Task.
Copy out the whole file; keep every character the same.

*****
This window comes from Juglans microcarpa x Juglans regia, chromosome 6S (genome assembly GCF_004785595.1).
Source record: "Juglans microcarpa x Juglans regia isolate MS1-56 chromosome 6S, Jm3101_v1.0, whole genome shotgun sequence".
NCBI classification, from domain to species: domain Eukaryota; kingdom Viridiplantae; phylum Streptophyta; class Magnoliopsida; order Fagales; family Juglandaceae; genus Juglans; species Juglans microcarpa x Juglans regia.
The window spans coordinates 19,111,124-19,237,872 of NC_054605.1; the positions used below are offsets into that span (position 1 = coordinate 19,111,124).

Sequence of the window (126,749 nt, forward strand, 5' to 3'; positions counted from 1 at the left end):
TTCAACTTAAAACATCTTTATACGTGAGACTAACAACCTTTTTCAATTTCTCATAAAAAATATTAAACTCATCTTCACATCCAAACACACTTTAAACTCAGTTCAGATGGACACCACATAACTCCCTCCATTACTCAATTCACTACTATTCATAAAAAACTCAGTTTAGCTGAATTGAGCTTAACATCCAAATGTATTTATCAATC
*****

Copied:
This window comes from Juglans microcarpa x Juglans regia, chromosome 6S (genome assembly GCF_004785595.1).
Source record: "Juglans microcarpa x Juglans regia isolate MS1-56 chromosome 6S, Jm3101_v1.0, whole genome shotgun sequence".
NCBI classification, from domain to species: domain Eukaryota; kingdom Viridiplantae; phylum Streptophyta; class Magnoliopsida; order Fagales; family Juglandaceae; genus Juglans; species Juglans microcarpa x Juglans regia.
The window spans coordinates 19,111,124-19,237,872 of NC_054605.1; the positions used below are offsets into that span (position 1 = coordinate 19,111,124).

Sequence of the window (126,749 nt, forward strand, 5' to 3'; positions counted from 1 at the left end):
TTCAACTTAAAACATCTTTATACGTGAGACTAACAACCTTTTTCAATTTCTCATAAAAAATATTAAACTCATCTTCACATCCAAACACACTTTAAACTCAGTTCAGATGGACACCACATAACTCCCTCCATTACTCAATTCACTACTATTCATAAAAAACTCAGTTTAGCTGAATTGAGCTTAACATCCAAATGTATTTATCAATC